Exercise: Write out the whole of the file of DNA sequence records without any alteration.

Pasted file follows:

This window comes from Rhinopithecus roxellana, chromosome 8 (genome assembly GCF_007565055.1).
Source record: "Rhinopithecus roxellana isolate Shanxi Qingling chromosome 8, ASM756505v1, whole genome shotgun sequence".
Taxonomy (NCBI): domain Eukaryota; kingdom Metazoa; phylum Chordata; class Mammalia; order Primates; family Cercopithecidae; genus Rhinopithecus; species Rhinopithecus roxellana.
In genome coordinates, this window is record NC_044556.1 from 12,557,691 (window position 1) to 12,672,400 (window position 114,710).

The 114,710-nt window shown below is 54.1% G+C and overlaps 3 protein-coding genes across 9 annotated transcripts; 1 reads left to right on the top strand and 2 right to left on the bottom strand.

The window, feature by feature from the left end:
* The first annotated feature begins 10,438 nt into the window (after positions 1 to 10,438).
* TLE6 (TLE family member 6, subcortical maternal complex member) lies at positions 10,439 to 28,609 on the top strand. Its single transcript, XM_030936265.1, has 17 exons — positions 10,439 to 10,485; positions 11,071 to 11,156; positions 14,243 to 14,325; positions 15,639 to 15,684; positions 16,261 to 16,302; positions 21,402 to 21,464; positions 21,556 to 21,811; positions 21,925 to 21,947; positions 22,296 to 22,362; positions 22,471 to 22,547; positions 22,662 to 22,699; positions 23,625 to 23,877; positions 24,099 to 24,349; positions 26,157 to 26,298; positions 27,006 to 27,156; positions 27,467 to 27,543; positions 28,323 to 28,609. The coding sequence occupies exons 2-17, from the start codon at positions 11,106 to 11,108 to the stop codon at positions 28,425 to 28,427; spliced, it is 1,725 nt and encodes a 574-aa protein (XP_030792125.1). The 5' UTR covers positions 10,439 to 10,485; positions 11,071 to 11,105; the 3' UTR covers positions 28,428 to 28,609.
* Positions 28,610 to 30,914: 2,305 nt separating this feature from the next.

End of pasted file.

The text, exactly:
This window comes from Rhinopithecus roxellana, chromosome 8 (genome assembly GCF_007565055.1).
Source record: "Rhinopithecus roxellana isolate Shanxi Qingling chromosome 8, ASM756505v1, whole genome shotgun sequence".
Taxonomy (NCBI): domain Eukaryota; kingdom Metazoa; phylum Chordata; class Mammalia; order Primates; family Cercopithecidae; genus Rhinopithecus; species Rhinopithecus roxellana.
In genome coordinates, this window is record NC_044556.1 from 12,557,691 (window position 1) to 12,672,400 (window position 114,710).

The 114,710-nt window shown below is 54.1% G+C and overlaps 3 protein-coding genes across 9 annotated transcripts; 1 reads left to right on the top strand and 2 right to left on the bottom strand.

The window, feature by feature from the left end:
* The first annotated feature begins 10,438 nt into the window (after positions 1 to 10,438).
* TLE6 (TLE family member 6, subcortical maternal complex member) lies at positions 10,439 to 28,609 on the top strand. Its single transcript, XM_030936265.1, has 17 exons — positions 10,439 to 10,485; positions 11,071 to 11,156; positions 14,243 to 14,325; positions 15,639 to 15,684; positions 16,261 to 16,302; positions 21,402 to 21,464; positions 21,556 to 21,811; positions 21,925 to 21,947; positions 22,296 to 22,362; positions 22,471 to 22,547; positions 22,662 to 22,699; positions 23,625 to 23,877; positions 24,099 to 24,349; positions 26,157 to 26,298; positions 27,006 to 27,156; positions 27,467 to 27,543; positions 28,323 to 28,609. The coding sequence occupies exons 2-17, from the start codon at positions 11,106 to 11,108 to the stop codon at positions 28,425 to 28,427; spliced, it is 1,725 nt and encodes a 574-aa protein (XP_030792125.1). The 5' UTR covers positions 10,439 to 10,485; positions 11,071 to 11,105; the 3' UTR covers positions 28,428 to 28,609.
* Positions 28,610 to 30,914: 2,305 nt separating this feature from the next.